Of the expedition’s other investors who’d actually made the trip north, Klarn Shendanak stuck close to the action because he didn’t trust Empire men any further than you could throw one, and that included Archeth Indamaninarmal, jet-­skinned half-­human imperial cypher that she was. Menith Tand followed suit and stuck close to Shendanak because he harbored a standard Empire nobleman’s distaste for the Majak’s rough-­and-­ready immigrant manners and would not be one-­upped. And Yilmar Kaptal went along because he mistrusted both Shendanak and Tand in about equal measure. The three of them didn’t quite spit at each other outright, but having them at your back was like leading a procession of alley cats. Shendanak never went anywhere without an eight-­strong honor guard of thuggish-­looking second cousins fresh down from the steppes, which in turn meant that Tand brought along a handful of his own mercenary crew to balance the equation, and Kaptal flat-­out demanded that Rakan muster a squad of Throne Eternal just in case . . .

Egar usually tagged along at Gil’s shoulder just to see if there’d be any kind of fight.

Revue de presse

Praise for The Dark Defiles
“A finale that displays all the purposefully hard edges and grim magnificence that made the first two volumes stand out.”Kirkus Reviews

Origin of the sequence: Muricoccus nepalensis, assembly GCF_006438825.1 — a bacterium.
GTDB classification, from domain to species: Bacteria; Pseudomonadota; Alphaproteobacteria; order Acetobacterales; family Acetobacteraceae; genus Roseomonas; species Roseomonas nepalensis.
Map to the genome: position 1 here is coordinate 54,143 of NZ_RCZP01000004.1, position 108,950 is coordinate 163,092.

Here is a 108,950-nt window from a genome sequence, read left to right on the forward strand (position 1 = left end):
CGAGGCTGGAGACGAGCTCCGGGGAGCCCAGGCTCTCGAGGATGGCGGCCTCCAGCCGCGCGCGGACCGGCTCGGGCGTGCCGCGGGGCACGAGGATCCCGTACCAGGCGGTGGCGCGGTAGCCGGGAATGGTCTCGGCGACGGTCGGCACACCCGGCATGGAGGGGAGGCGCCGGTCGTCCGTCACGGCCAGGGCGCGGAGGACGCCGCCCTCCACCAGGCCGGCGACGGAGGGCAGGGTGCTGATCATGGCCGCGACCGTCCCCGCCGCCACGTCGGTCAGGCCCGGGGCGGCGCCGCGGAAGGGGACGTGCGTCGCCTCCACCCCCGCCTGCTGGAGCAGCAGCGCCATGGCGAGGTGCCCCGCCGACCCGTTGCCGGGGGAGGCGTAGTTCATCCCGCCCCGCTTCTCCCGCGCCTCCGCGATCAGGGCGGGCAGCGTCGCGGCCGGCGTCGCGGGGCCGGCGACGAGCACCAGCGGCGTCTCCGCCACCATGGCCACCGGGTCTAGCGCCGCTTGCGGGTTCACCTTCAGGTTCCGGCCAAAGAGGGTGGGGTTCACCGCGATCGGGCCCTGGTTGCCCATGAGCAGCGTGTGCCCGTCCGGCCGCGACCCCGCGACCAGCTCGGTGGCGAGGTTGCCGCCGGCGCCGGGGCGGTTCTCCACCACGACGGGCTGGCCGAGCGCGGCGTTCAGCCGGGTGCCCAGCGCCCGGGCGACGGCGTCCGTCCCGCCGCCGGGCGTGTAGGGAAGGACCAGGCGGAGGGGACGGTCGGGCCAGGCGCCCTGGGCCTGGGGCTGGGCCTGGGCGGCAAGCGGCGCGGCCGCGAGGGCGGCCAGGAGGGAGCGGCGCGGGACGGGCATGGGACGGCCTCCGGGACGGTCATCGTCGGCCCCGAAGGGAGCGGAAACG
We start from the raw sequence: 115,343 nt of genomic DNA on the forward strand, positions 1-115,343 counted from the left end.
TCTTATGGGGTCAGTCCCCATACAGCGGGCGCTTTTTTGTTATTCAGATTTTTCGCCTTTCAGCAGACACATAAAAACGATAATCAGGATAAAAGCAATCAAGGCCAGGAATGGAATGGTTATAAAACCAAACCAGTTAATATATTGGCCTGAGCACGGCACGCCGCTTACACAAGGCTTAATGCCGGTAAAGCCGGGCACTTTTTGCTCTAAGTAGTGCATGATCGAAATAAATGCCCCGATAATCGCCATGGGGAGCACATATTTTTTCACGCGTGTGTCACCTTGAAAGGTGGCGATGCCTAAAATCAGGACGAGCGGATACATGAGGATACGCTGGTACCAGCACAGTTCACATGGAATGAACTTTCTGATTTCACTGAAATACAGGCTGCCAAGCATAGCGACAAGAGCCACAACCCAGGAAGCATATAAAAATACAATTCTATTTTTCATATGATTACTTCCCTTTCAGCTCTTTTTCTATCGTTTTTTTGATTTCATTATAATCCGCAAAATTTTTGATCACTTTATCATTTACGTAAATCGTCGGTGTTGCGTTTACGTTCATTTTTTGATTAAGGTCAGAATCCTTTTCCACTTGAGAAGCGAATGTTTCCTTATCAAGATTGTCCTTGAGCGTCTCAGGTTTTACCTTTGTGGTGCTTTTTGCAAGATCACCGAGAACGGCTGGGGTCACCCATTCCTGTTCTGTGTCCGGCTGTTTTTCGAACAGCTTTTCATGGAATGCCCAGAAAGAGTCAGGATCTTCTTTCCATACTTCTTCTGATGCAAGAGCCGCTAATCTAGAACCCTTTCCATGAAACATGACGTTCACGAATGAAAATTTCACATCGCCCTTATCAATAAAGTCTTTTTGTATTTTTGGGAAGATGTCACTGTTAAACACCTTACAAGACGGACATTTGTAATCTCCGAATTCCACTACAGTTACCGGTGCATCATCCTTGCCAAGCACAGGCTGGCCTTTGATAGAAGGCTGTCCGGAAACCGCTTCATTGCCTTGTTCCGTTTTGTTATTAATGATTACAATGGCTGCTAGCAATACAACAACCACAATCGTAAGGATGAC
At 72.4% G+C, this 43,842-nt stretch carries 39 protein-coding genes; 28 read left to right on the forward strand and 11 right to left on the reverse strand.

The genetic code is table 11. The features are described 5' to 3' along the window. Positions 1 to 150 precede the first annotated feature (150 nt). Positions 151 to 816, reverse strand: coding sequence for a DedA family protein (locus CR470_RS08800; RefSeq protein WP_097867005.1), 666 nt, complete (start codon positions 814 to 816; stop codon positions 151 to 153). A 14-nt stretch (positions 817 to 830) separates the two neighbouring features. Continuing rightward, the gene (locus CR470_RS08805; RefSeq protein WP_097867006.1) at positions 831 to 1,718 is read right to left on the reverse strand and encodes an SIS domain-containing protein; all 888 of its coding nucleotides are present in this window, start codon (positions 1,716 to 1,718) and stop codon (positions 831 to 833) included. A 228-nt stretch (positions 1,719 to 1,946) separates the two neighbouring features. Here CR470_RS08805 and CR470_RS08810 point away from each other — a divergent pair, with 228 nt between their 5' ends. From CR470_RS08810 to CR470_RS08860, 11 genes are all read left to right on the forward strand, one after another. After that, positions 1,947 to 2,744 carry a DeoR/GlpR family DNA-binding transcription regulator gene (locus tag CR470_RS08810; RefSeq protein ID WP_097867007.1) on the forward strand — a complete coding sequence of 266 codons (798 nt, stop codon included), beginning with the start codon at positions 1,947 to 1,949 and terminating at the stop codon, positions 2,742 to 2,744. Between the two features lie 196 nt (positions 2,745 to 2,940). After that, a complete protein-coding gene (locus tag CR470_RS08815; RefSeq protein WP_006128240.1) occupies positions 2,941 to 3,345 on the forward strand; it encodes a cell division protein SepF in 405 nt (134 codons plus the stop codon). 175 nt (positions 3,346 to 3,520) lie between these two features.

“Morgan brings his mammoth A Land Fit for Heroes fantasy trilogy to a rousing conclusion. . . . Expect surprises and suspense, along with the usual derring-do and entertaining characters.”Booklist

Praise for Richard K. Morgan and his acclaimed series, A Land Fit for Heroes

“Bold, brutal, and making no compromises—Richard K. Morgan doesn’t so much twist the clichés of fantasy as take an axe to them. Then set fire to them.”—Joe Abercrombie

“Morgan has taken traditional sword and sorcery tropes and given them a hard, contemporary kick. The anitithesis of the cosy fairytale, this one is for big boys.”The Times (London)

“A crisp stylist who demonstrates equal facility with action scenes and angst.”—The New York Times Book Review

“A full-immersion experience, uncompromising and bleakly magnificent.”—Kirkus Reviews

Détails sur le produit

  • Format : Format Kindle
  • Taille du fichier : 1179 KB
  • Nombre de pages de l'édition imprimée : 658 pages
  • Pagination - ISBN de l'édition imprimée de référence : 0345493109
  • Editeur : Del Rey (7 octobre 2014)
  • Vendu par : Amazon Media EU S.à r.l.
  • Langue : Anglais
  • Synthèse vocale : Activée
  • X-Ray :
  • Word Wise: Non activé
  • Classement des meilleures ventes d'Amazon: n°11.686 dans la Boutique Kindle (Voir le Top 100 dans la Boutique Kindle)
  •  Souhaitez-vous faire modifier les images ?

En savoir plus sur l'auteur

Découvrez des livres, informez-vous sur les écrivains, lisez des blogs d'auteurs et bien plus encore.